Conventional wisdom says that share buybacks, when done appropriately, put money in shareholders' hands, since a reduced share count means an increase in earnings per common share. Yet, as is often the case with Wall Street and many corporate chiefs, this view is long on convention and short on wisdom.

First let's get some facts straight. Share buybacks are only a prudent use of capital when they represent the best possible alternative to other sources of capital. So, for example, a company loaded down with high-rate debt would probably do better using excess cash to pay off the debt, rather than using it to buy back stock. And if a company is blindly buying back stock at any price to soak up share dilution caused by excessive issuance of stock options, buybacks aren't effective. In fact, they can destroy value if the company is buying high.

On the other hand, at times it can be prudent for a company to take on low-cost debt and use the proceeds to buy back stock that is generating a greater return than the cost of that debt. These are capital-allocation decisions, and most managers are good at managing -- but not so good at allocating the capital.

Another prudent time for companies to buy back stock is when they are applying the first lesson learned in Investing 101: buying low and selling high. Good capital allocators do this habitually. As Buffett quips, "Why try to jump over seven-foot hurdles when you can walk over one-foot hurdles?" Company insiders (hopefully) know more about their business than just about anyone else, so when the opportunity presents itself to invest in their own backyards at cheap prices, why would they go looking at more difficult opportunities?

Most insiders know their company better than anyone, so when their company's shares are cheap, and no other investment opportunities exist that are superior from a risk/reward standpoint, then they will back up the truck. Homebuilder NVR (NYSE: NVR), under Chairman and CEO Dwight Schar, has done a magnificent job of using share buybacks to truly create shareholder value. Since 1997, NVR's shares outstanding have declined by more than 50%, to just above 5 million today. The gradual buyback of stock created tremendous value for NVR shareholders. Excluding the current housing slump, NVR was cranking out ever-increasing profits over a reduced share count, a double whammy for investors.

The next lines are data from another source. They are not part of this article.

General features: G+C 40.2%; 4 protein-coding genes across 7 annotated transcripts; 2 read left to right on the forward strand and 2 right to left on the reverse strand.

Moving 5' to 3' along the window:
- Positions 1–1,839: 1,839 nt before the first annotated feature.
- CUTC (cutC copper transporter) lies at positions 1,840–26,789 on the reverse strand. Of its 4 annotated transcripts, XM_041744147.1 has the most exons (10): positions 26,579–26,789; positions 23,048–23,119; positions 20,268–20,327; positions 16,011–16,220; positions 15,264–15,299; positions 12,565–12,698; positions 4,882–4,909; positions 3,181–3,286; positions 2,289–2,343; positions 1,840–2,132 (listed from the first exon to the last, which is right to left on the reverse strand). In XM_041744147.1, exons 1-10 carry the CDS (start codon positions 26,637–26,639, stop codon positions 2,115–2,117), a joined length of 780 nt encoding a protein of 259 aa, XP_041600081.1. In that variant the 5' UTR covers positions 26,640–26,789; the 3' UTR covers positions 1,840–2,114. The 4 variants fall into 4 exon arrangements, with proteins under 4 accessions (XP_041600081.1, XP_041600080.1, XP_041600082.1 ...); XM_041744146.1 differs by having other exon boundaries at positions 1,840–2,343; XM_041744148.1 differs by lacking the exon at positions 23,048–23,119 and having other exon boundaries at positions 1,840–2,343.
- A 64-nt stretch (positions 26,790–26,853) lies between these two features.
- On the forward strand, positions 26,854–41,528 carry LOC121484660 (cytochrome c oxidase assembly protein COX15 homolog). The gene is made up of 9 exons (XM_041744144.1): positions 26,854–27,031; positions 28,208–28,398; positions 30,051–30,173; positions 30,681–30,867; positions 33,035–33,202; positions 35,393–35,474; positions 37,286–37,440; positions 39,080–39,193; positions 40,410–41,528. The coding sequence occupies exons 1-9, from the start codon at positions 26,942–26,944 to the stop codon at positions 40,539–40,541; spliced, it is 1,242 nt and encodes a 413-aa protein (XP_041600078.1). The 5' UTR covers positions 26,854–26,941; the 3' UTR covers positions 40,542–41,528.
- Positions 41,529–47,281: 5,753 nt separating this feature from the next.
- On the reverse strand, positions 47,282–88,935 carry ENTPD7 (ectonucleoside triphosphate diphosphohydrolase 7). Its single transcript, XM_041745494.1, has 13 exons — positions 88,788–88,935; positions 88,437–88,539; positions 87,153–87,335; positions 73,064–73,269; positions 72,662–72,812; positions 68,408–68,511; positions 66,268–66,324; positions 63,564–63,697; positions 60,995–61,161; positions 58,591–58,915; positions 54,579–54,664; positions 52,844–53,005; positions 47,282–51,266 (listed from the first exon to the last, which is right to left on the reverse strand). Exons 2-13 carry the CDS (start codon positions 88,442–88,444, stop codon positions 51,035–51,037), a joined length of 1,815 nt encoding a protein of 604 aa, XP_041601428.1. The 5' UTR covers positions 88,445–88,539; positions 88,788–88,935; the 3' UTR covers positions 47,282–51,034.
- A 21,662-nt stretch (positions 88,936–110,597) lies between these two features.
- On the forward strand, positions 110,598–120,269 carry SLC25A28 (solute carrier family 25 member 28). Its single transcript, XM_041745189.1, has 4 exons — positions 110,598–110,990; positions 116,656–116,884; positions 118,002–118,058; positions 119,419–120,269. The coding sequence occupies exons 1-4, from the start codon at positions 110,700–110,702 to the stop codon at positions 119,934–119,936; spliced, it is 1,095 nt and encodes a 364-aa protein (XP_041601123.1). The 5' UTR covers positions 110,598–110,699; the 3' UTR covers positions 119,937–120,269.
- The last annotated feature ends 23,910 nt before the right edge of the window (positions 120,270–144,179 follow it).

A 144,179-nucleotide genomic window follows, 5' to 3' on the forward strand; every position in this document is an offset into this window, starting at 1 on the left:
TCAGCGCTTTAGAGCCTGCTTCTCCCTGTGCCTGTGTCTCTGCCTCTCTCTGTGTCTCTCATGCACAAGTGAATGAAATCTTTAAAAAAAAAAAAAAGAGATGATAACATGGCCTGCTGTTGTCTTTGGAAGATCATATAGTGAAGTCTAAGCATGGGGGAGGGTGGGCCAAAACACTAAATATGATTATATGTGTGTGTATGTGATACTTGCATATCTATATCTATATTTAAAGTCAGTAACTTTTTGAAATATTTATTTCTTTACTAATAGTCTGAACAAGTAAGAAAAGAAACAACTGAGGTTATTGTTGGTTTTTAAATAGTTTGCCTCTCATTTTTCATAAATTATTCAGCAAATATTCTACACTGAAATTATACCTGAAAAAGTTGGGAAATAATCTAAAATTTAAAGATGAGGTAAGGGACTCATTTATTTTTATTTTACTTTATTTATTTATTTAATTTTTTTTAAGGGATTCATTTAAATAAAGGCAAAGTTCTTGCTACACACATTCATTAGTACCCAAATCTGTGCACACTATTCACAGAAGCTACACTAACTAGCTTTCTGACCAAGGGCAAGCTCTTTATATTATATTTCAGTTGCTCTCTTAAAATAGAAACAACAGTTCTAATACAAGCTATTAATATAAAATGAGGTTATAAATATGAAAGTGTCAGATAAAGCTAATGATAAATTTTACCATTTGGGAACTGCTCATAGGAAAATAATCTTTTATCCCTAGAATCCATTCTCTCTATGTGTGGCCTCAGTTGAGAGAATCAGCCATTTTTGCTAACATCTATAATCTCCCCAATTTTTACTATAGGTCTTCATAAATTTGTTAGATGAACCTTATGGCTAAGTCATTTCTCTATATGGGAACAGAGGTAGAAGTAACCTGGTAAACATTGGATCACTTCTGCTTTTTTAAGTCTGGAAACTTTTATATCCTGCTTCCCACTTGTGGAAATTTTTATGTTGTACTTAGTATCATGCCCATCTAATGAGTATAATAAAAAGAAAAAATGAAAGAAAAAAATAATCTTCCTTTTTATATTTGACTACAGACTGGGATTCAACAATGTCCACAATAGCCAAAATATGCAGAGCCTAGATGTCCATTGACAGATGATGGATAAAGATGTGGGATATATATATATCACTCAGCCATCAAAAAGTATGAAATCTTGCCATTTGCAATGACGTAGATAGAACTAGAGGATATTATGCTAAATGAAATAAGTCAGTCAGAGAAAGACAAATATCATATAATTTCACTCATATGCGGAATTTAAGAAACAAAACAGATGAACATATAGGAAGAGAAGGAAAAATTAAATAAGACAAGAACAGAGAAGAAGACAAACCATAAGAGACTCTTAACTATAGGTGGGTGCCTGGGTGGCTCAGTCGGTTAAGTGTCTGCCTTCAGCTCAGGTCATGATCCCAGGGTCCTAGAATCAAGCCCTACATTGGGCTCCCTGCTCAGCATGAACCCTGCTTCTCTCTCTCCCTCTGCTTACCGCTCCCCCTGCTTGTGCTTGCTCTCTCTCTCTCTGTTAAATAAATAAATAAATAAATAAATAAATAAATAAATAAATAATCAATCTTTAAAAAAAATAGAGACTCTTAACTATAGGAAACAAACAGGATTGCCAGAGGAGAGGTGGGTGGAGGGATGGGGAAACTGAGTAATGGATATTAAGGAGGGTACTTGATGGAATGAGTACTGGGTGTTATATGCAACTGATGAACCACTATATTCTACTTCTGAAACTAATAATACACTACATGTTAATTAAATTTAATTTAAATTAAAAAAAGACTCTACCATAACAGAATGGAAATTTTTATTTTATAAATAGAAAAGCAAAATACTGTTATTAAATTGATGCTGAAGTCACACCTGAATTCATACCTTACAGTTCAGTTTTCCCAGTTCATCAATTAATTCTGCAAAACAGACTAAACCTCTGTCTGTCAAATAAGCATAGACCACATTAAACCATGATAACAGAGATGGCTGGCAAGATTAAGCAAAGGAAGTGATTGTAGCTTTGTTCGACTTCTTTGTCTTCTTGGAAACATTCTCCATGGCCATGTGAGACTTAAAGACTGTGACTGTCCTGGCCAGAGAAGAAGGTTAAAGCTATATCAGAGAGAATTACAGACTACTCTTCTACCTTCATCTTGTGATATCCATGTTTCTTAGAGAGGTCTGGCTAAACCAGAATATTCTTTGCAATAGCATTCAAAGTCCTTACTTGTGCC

In 2002, the company's net income was $331 million with around 7 million shares outstanding; by 2006, profits were $587 million with 5.6 million shares outstanding. Even with the decline in profits in 2007 to $334 million, NVR's share count declined as well, to just over 5 million -- resulting in respectable earnings per share of about $54. This seems to have worked well for NVR, even through a weakened housing market, and the company is holding up nicely relative to the likes of Hovnanian (NYSE: HOV), D.R. Horton (NYSE: DHI), and Beazer (NYSE: BZH).

All aboard the value train
NVR is one sound example of creating value via share buybacks. Another great example is railroad operator Burlington Northern (NYSE: BNI). Since 1996, Burlington has reduced share count by nearly 25%, from 456 million to around 355 million today. During most of these years, share prices ranged from the mid $20s to the high $40s. Today, the stock fetches almost $90 a share. Were these buybacks a prudent use of capital? You bet. Is it coincidence that Warren Buffett's Berkshire Hathaway (NYSE: BRK-A) (NYSE: BRK-B) now owns more than 15% of the company? I think not. Buffett realizes that good CEOs who also happen to be good capital allocators are a rare breed on Wall Street. So when Buffett finds such individuals at companies that he understands, he doesn't waste time allocating his capital.

Sometimes good, sometimes bad
As with any investing school of thought, share buybacks are not automatic value creators. In the piece to follow this one, I will illustrate how Wall Street banks, in their infinite wisdom, managed to perfect the art of buying high and selling low. Prudent buybacks can create tremendous value for patient investors, but buying back shares only to sell them off at lower prices leads to a tremendous erosion of wealth.

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Fool contributor Sham Gad runs Gad Partners Funds, a concentrated value-centric investment partnership modeled after the 1950s Buffett Partnerships. He eats his own cooking and will buy back your old dollar bills for two shiny quarters. He and the Fool both have stakes in Berkshire Hathaway. The Fool has an untouchable disclosure policy.